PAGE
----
If Red Hot Chili Peppers and Slightly Stoopid got together and had a baby, and that baby was a band of its own, the band could be found right here in San Luis Obispo. Local band, Louder Space, is comprised of four Cal Poly juniors who describe their sound as a fusion of alternative, funk, rock and reggae. Louder Space released its first EP last month.
“It’s called ‘Signs of Life,’” singer Chris Kaye said. “It symbolizes that it’s our first album.”
Oren Ben-Joseph (bass/manager) and Phillip Tyler (drums/background vocals) knew each other from their freshmen residence hall — but they needed a guitarist and a singer to form a band. Clayton Daly (guitar) and Kaye found the other two through a series of connections.
“Looking back on it, it really feels like fate,” business administration junior Ben-Joseph said.
Kaye, an industrial engineering junior, stopped by Ben-Joseph’s house late one night because he knew one of Ben-Joseph’s roommates. Kaye and Ben-Joseph recognized each other from a Facebook group for incoming Cal Poly freshman in 2009. Kaye saw Tyler’s drum set and mentioned that he could sing.
The rest of the pieces fell into place, and once the four musicians decided to play together, their individual styles melded into mutual creativity.
“One of the songs on the EP, we wrote the very first day we played together,” Daly, an industrial technology junior, said. The song, “Only Seconds,” is one of five songs on the album.
“I can describe to Clayton what I want to hear, and he reads my mind and just plays what I was thinking — it’s really cool,” Ben-Joseph said.
Each of the musicians, however, bring something unique to the table. For instance, Tyler, a computer engineering junior, for instance, has been playing drums for 11 years.
“He’s our super-smart musician,” Ben-Joseph said.
On the other hand, Ben-Joseph has not had any formal training and said it’s always a learning experience for him.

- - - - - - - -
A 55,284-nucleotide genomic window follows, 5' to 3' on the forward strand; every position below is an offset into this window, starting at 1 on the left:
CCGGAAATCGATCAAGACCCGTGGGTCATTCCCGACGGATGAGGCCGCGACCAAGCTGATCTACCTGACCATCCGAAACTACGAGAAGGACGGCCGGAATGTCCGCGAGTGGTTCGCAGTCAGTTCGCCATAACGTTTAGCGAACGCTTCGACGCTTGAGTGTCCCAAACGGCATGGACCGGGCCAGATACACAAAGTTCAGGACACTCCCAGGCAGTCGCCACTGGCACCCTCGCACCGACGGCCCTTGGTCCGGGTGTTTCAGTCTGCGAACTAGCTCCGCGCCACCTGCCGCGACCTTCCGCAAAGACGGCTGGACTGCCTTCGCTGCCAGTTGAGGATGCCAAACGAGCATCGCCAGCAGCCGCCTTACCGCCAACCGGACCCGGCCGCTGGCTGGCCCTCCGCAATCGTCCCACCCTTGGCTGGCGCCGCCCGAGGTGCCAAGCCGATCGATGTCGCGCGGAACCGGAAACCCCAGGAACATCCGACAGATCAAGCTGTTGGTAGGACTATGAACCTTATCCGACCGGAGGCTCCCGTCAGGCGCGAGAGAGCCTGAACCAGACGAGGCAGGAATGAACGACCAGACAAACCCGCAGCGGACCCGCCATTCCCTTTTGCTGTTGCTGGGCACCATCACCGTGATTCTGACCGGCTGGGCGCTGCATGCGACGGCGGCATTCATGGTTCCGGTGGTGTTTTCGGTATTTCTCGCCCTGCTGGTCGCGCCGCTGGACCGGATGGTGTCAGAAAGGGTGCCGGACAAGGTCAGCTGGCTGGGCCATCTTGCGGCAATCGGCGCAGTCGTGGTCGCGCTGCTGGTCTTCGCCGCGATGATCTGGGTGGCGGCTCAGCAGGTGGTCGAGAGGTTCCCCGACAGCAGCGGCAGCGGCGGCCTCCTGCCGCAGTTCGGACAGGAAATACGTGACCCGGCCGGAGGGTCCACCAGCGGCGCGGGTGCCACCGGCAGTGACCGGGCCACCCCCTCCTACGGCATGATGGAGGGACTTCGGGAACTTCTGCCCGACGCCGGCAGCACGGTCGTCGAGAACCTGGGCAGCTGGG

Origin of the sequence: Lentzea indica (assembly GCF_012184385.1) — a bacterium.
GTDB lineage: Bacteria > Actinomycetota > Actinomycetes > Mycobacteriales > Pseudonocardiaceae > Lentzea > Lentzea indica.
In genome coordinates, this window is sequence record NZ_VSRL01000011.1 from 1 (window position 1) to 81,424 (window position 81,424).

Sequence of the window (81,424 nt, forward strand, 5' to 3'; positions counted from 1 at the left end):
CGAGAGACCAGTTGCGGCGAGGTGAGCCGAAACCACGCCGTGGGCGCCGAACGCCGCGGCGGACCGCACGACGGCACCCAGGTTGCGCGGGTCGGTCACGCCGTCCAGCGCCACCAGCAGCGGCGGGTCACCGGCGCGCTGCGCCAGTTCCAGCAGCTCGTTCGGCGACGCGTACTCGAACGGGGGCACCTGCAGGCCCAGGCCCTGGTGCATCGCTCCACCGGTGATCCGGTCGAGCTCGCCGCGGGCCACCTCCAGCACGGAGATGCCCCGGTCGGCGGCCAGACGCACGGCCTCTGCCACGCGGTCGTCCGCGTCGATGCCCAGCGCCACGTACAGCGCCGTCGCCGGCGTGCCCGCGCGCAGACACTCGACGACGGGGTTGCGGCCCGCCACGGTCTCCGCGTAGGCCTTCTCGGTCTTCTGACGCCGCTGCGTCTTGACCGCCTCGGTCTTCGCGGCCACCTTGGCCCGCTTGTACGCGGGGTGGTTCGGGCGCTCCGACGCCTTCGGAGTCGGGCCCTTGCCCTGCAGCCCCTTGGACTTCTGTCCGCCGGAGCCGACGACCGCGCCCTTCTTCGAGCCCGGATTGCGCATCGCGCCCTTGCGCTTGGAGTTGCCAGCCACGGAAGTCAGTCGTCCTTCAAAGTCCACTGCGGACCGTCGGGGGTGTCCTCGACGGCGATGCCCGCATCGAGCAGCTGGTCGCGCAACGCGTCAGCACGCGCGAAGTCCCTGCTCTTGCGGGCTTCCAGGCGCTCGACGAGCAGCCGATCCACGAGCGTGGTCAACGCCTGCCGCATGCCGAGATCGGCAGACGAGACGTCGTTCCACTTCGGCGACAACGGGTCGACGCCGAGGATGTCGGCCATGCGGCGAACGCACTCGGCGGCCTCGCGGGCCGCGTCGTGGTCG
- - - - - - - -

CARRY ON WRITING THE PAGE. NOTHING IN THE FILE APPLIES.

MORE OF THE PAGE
Daly taught himself to play guitar six years ago. And Kaye said his prior experience comes from garage bands.
Recording the EP, continuing to write songs and performing concerts, has taken up a significant chunk of the band members’ time recently.
“We only really started to play shows winter quarter,” Ben-Joseph said.
Since then, the band played at a few house parties and in the University Union. Louder Space debuted the songs on its album at one of the first house parties they played — which Ben-Joseph called one of the best days of his life.
“It was awesome because everyone was so excited to come and hear us,” he said.
Ben-Joseph said the band’s sound and appearance on the album fits the San Luis Obispo lifestyle.
“Orangeish, laid-back, warm and happy,” Ben-Joseph said.
The band has also been asked to play at an Engineers Without Borders event, scheduled a show at Frog and Peach Pub and are hoping to play at Wildflower Triathlon, as well as a few other downtown bars.
“Louder Space is 100 percent what I’m into now,” Kaye said. “My time goes: School, work and Louder Space.”
Daly dropped out of a fraternity and Ben-Joseph abandoned an ultimate Frisbee club team to dedicate more time to their band. However, the band agrees that the members’ time is well spent.
“We like our majors and we love what we’re doing here at Cal Poly, but touring California or the U.S., just once, would be the absolute dream,” Ben-Joseph said. “After college, you can go straight into the corporate industry or you can put at least a couple years into doing what you love.”
Kaye said he always tells people he wants to be a rockstar, but if that doesn’t work out, he’ll settle for engineering.
Louder Space spent a week-and-a-half recording the songs for its EP. Members said it took longer than they expected because they realized they had been playing each song slightly different every time and hadn’t settled on concrete versions. When the album was ready, they released it for free online because they felt it would generate more buzz than it would if people had to pay for an artist they weren’t familiar with.
The album has created a buzz on the Internet, particularly on a few indie music sites.
“We’re getting put on hipster music websites because no one has heard of us yet,” Daly said.
Kaye said making money from their music would just be icing on the cake.
“We have it set up so people can download it for free and donate as much as they feel,” Ben-Joseph said. “People aren’t going to be willing to spend $5 on a band they’ve never heard of.”
The band has tentative plans to continue writing songs and perform during the summer. Running out of song ideas isn’t a worry for them. Daly said if anything, they have too many ideas piling up. They also hope to continue building a fan base and sharing their music.
“We’re all having the time of our lives right now because we love to play,” Daly said. “Everything else is a bonus.”